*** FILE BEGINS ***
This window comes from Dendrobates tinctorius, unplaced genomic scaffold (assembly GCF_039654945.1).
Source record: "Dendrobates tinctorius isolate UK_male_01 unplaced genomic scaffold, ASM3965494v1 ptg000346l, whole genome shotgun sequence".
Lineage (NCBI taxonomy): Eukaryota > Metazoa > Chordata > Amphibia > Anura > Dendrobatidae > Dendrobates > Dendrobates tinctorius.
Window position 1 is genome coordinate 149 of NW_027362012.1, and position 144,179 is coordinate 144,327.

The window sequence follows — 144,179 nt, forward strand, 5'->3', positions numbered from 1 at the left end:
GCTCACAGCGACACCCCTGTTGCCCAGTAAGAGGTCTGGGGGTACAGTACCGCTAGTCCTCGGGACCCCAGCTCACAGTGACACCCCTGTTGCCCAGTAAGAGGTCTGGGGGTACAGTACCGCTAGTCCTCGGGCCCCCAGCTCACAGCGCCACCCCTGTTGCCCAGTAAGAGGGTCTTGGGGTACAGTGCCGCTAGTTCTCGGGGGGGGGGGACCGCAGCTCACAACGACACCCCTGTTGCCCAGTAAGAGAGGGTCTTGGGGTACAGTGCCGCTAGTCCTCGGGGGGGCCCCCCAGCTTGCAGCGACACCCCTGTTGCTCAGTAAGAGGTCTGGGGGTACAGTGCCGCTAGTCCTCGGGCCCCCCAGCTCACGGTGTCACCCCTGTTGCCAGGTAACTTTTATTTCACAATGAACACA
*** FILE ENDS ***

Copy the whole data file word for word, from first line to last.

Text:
This window comes from Dendrobates tinctorius, unplaced genomic scaffold (assembly GCF_039654945.1).
Source record: "Dendrobates tinctorius isolate UK_male_01 unplaced genomic scaffold, ASM3965494v1 ptg000346l, whole genome shotgun sequence".
Lineage (NCBI taxonomy): Eukaryota > Metazoa > Chordata > Amphibia > Anura > Dendrobatidae > Dendrobates > Dendrobates tinctorius.
Window position 1 is genome coordinate 149 of NW_027362012.1, and position 144,179 is coordinate 144,327.

The window sequence follows — 144,179 nt, forward strand, 5'->3', positions numbered from 1 at the left end:
GCTCACAGCGACACCCCTGTTGCCCAGTAAGAGGTCTGGGGGTACAGTACCGCTAGTCCTCGGGACCCCAGCTCACAGTGACACCCCTGTTGCCCAGTAAGAGGTCTGGGGGTACAGTACCGCTAGTCCTCGGGCCCCCAGCTCACAGCGCCACCCCTGTTGCCCAGTAAGAGGGTCTTGGGGTACAGTGCCGCTAGTTCTCGGGGGGGGGGGACCGCAGCTCACAACGACACCCCTGTTGCCCAGTAAGAGAGGGTCTTGGGGTACAGTGCCGCTAGTCCTCGGGGGGGCCCCCCAGCTTGCAGCGACACCCCTGTTGCTCAGTAAGAGGTCTGGGGGTACAGTGCCGCTAGTCCTCGGGCCCCCCAGCTCACGGTGTCACCCCTGTTGCCAGGTAACTTTTATTTCACAATGAACACA